It was “freezing” colder last night than it was Monday. 32 degrees (F) colder. Add to that a 20 mph breeze and it was a bike ride. Still, as these things go, it sure beat spending that time at the office, no? Of course it does, even if it was only 52 degrees and falling at the 6 pm start.
We had a small group, maybe fifteen guys, and start heading west with a NW to WNW wind, and I picked the left side. This can a source of contention among cyclists when we’re talking about slower cyclists (me) riding with faster groups… We only traveled west for a mile and a half before making a right hand turn which meant I was in the crosswind. Those in the right lane were vastly more protected. My reasoning behind this is that I’d rather work hard in the first eight miles than I would in the second eight when we head southwest… and that worked perfectly last night. I took all but one of my turns at the front, one of which was way too long, but once we hit that sharp left turn to head southwest, I was in the perfect position: Protected front and to the side from the wind.
I was the last of the B riders to fall off the back, when they took the pace up to 29 mph after a Cat 3 racer opened up a gap with a cross-tailwind so the pace got hectic to catch him. I hung on as long as I could, but I was pretty cooked. When I looked back to see who I’d be riding in with, there was nobody as far back as I could see so I concentrated on a guy who’d fallen off about a half-mile up the road… I set to reeling him in but even with the tailwind it was brutal tough work. It took at least 3-1/2 miles, at speeds ranging from 23 to 26 mph, for me to finally catch him but we made pretty good time trading spots up front every mile or so. We met up, shortly thereafter, with another whose partner had split off at an intersection just thirty seconds earlier that we’d been steady reeling in over the last four miles. “Great, reinforcements.” he said as Mike and I took the lead. Even with the tailwind, I was starting to wear pretty thin. My turns up front started to get shorter and I was losing focus. That’s when I realized that my buddy, Mike was somewhere “back there”… It’s a rare day that I can beat him, unless it’s up a hill or in a sprint and I had him on the ropes.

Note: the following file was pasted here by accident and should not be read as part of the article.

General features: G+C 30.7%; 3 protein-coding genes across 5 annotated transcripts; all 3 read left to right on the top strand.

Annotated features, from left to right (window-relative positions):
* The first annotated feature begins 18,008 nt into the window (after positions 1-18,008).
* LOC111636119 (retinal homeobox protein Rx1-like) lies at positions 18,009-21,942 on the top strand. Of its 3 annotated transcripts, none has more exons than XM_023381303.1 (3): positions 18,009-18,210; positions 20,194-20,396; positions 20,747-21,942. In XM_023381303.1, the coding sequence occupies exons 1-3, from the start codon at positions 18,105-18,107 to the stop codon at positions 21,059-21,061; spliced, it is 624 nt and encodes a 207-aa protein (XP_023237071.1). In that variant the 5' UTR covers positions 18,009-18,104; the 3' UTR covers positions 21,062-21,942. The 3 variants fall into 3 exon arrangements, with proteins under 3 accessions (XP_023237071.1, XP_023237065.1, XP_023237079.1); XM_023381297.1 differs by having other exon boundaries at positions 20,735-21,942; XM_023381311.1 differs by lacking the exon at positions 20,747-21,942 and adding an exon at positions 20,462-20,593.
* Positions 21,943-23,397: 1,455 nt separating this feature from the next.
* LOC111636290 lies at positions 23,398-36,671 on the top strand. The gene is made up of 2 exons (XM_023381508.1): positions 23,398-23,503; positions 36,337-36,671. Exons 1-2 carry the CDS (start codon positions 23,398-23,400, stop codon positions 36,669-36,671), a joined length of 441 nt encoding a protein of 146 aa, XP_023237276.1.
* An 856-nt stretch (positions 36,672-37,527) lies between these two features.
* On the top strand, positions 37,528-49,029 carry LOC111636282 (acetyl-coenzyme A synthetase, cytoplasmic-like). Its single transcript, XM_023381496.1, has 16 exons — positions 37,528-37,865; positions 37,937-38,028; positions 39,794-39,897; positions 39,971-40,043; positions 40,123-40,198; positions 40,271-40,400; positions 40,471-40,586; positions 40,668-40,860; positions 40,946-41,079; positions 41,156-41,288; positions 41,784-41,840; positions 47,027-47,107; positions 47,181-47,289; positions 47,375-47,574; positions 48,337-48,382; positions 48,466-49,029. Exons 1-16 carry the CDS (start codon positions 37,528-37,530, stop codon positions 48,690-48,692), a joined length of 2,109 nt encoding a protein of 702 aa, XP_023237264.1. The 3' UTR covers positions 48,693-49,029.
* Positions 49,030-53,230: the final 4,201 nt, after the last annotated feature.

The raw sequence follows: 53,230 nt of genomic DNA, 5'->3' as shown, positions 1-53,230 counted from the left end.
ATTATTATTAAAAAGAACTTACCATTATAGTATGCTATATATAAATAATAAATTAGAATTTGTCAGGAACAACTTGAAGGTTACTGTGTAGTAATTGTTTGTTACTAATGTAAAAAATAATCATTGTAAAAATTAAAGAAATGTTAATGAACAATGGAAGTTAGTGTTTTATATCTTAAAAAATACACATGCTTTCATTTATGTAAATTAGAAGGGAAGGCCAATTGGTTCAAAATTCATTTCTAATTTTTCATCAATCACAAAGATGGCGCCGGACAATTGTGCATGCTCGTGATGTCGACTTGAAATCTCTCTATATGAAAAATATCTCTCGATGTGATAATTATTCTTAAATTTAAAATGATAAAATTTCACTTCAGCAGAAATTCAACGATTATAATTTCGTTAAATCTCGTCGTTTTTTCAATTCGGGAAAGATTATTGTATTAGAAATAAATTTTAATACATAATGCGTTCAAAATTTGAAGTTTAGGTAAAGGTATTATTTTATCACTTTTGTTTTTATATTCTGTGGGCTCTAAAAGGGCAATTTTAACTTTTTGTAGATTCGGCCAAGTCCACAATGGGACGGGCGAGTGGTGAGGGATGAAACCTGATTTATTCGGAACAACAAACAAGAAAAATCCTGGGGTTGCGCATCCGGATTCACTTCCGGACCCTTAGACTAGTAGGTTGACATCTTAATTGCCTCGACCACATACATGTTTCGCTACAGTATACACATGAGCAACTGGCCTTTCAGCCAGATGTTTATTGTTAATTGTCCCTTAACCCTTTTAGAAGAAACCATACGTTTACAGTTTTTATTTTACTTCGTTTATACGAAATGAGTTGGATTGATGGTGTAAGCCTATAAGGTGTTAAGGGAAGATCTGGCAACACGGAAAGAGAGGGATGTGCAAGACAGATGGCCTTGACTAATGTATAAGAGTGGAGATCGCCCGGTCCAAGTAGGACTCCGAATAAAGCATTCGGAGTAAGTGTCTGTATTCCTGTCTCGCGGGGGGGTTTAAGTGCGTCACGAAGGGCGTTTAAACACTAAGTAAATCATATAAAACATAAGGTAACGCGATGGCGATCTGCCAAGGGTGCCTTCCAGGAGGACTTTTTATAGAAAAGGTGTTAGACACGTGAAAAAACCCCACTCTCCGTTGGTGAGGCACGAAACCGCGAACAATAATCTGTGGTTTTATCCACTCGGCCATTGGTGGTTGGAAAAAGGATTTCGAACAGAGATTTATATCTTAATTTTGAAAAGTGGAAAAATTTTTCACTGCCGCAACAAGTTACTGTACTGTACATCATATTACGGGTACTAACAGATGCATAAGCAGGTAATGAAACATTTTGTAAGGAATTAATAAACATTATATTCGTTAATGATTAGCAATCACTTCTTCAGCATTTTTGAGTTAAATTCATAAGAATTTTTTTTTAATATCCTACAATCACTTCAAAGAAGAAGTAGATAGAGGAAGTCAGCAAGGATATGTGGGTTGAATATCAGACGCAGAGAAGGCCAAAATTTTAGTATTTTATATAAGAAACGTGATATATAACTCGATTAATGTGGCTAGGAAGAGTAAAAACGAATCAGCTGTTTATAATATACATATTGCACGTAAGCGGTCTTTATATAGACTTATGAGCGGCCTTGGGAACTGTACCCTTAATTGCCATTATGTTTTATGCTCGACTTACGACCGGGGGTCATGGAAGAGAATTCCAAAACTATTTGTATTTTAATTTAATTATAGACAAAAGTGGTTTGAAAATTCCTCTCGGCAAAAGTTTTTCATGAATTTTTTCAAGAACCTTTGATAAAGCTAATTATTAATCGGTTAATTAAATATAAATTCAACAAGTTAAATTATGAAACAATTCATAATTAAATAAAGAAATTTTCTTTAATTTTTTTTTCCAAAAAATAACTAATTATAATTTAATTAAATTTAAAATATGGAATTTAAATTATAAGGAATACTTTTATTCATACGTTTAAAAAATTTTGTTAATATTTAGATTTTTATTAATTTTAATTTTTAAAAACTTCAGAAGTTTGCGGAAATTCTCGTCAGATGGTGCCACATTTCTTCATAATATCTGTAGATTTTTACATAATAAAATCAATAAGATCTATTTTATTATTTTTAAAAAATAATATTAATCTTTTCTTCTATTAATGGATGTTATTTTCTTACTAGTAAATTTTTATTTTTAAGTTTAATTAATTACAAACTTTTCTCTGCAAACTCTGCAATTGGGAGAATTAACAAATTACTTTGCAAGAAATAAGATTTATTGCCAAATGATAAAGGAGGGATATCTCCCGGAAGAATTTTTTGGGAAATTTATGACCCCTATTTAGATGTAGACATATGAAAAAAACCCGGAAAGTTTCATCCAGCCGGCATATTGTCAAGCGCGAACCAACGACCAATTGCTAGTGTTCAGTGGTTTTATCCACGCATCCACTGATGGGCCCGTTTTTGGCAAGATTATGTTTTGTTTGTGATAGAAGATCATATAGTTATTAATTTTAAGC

In one fell swoop, my attitude changed and I took a longer turn up front, trying to put some more distance between us. I used a small downhill to ramp the speed up to 28 mph and was feeling pretty fair, right up until I wasn’t. At the crest of a hill, I flicked and pulled to the side to latch back on and just didn’t have the legs or the will to keep it up. Mike and Chuck caught me shortly thereafter, followed by Phill. I wouldn’t say we took it easy, by any stretch. We still held it between 21 & 24, but with four guys to split the load, I was in much better shape.
We finished the evening with a 20.5 mph average which was about a mile an hour below normal, but considering the harsh wind, the cold and the fact that we hammered out a pretty good 80 just two days earlier, I was quite happy with how things turned out. I actually did a lot better than I thought I would when we started. The real test is going to be the rest of the week… I’ve got an easy 16 this evening, maybe 20 tomorrow, Friday off followed by 105 on Saturday and somewhere between 40 and 70 on Sunday. It’s going to be a big week.
“Hey, honey, it feels like I have a vibration when I use my front brake, can you take it for a spin and confirm I’m not crazy?”
And so it begins.
The number one rule for buying a bike: Don’t ride anything better than what you can afford to buy. Ever. Well, my little tale of woe came about a little differently, I wasn’t shopping for a bike, I was taking my wife’s Alias for a test spin to look into a pulsation in the brakes (almost always a wobble in the wheel as it was in this case)…
Folks, I’ve written more than a few posts in which I go into great detail about just how comfortable my Venge is. I’ve described it as the perfect blend of stiffness and comfort. I had a great bike to base my opinion on as well… My 5200 is way stiffer than my Venge.
Then I rode my wife’s Alias for the first time the other day. Same 10r carbon fiber, components, wheels, darn near the same bike, but the Alias is a ton more forgiving. My word, I was on a crappy chip-seal road and that bike made it feel like glass. My whole body was saying, “Dude, you need to be riding something like this.”
So here I am, trying feverishly to remove any thought of riding that bike from memory. Trying not to think about how plush that ride was… Dammit.
While I will not change my posts, especially my two reviews of my Venge, compared to my wife’s Alias, it’s pretty stiff. I’m going to try to get by on the fact that I always made sure to qualify the ride characteristics with “for a race bike”. “It’s not too stiff, for a race bike”, etc.
This is why I’ve always stuck by the rule: Never ride what you can’t afford. Cycling is far more enjoyable when I don’t know what I’m missing.